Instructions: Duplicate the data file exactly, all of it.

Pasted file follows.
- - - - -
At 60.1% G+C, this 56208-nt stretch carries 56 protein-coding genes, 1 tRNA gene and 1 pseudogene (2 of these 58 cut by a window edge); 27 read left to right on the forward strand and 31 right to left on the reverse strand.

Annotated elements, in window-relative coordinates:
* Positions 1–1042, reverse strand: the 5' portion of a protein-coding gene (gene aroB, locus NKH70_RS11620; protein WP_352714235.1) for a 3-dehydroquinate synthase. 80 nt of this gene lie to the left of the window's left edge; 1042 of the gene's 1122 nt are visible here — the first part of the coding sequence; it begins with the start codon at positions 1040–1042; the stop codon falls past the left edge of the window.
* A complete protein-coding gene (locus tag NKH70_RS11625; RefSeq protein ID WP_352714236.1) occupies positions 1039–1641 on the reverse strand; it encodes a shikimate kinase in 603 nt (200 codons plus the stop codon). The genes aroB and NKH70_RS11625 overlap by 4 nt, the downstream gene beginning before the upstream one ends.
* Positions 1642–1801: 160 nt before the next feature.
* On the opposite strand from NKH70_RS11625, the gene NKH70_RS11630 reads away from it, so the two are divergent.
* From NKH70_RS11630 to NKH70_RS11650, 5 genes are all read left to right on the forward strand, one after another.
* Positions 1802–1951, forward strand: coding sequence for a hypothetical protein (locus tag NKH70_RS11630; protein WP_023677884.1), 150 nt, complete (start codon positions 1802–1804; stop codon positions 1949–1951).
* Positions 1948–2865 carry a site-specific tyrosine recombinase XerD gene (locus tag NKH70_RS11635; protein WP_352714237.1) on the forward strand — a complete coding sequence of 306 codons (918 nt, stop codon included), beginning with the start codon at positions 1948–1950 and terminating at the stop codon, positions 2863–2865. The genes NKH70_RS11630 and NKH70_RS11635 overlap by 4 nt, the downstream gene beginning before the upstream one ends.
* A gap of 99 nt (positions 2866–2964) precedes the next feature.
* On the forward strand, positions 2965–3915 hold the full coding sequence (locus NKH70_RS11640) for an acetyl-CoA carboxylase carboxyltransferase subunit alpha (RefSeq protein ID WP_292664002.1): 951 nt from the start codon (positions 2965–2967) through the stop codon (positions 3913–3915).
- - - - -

At 60.1% G+C, this 56208-nt stretch carries 56 protein-coding genes, 1 tRNA gene and 1 pseudogene (2 of these 58 cut by a window edge); 27 read left to right on the forward strand and 31 right to left on the reverse strand.

Annotated elements, in window-relative coordinates:
* Positions 1–1042, reverse strand: the 5' portion of a protein-coding gene (gene aroB, locus NKH70_RS11620; protein WP_352714235.1) for a 3-dehydroquinate synthase. 80 nt of this gene lie to the left of the window's left edge; 1042 of the gene's 1122 nt are visible here — the first part of the coding sequence; it begins with the start codon at positions 1040–1042; the stop codon falls past the left edge of the window.
* A complete protein-coding gene (locus tag NKH70_RS11625; RefSeq protein ID WP_352714236.1) occupies positions 1039–1641 on the reverse strand; it encodes a shikimate kinase in 603 nt (200 codons plus the stop codon). The genes aroB and NKH70_RS11625 overlap by 4 nt, the downstream gene beginning before the upstream one ends.
* Positions 1642–1801: 160 nt before the next feature.
* On the opposite strand from NKH70_RS11625, the gene NKH70_RS11630 reads away from it, so the two are divergent.
* From NKH70_RS11630 to NKH70_RS11650, 5 genes are all read left to right on the forward strand, one after another.
* Positions 1802–1951, forward strand: coding sequence for a hypothetical protein (locus tag NKH70_RS11630; protein WP_023677884.1), 150 nt, complete (start codon positions 1802–1804; stop codon positions 1949–1951).
* Positions 1948–2865 carry a site-specific tyrosine recombinase XerD gene (locus tag NKH70_RS11635; protein WP_352714237.1) on the forward strand — a complete coding sequence of 306 codons (918 nt, stop codon included), beginning with the start codon at positions 1948–1950 and terminating at the stop codon, positions 2863–2865. The genes NKH70_RS11630 and NKH70_RS11635 overlap by 4 nt, the downstream gene beginning before the upstream one ends.
* A gap of 99 nt (positions 2866–2964) precedes the next feature.
* On the forward strand, positions 2965–3915 hold the full coding sequence (locus NKH70_RS11640) for an acetyl-CoA carboxylase carboxyltransferase subunit alpha (RefSeq protein ID WP_292664002.1): 951 nt from the start codon (positions 2965–2967) through the stop codon (positions 3913–3915).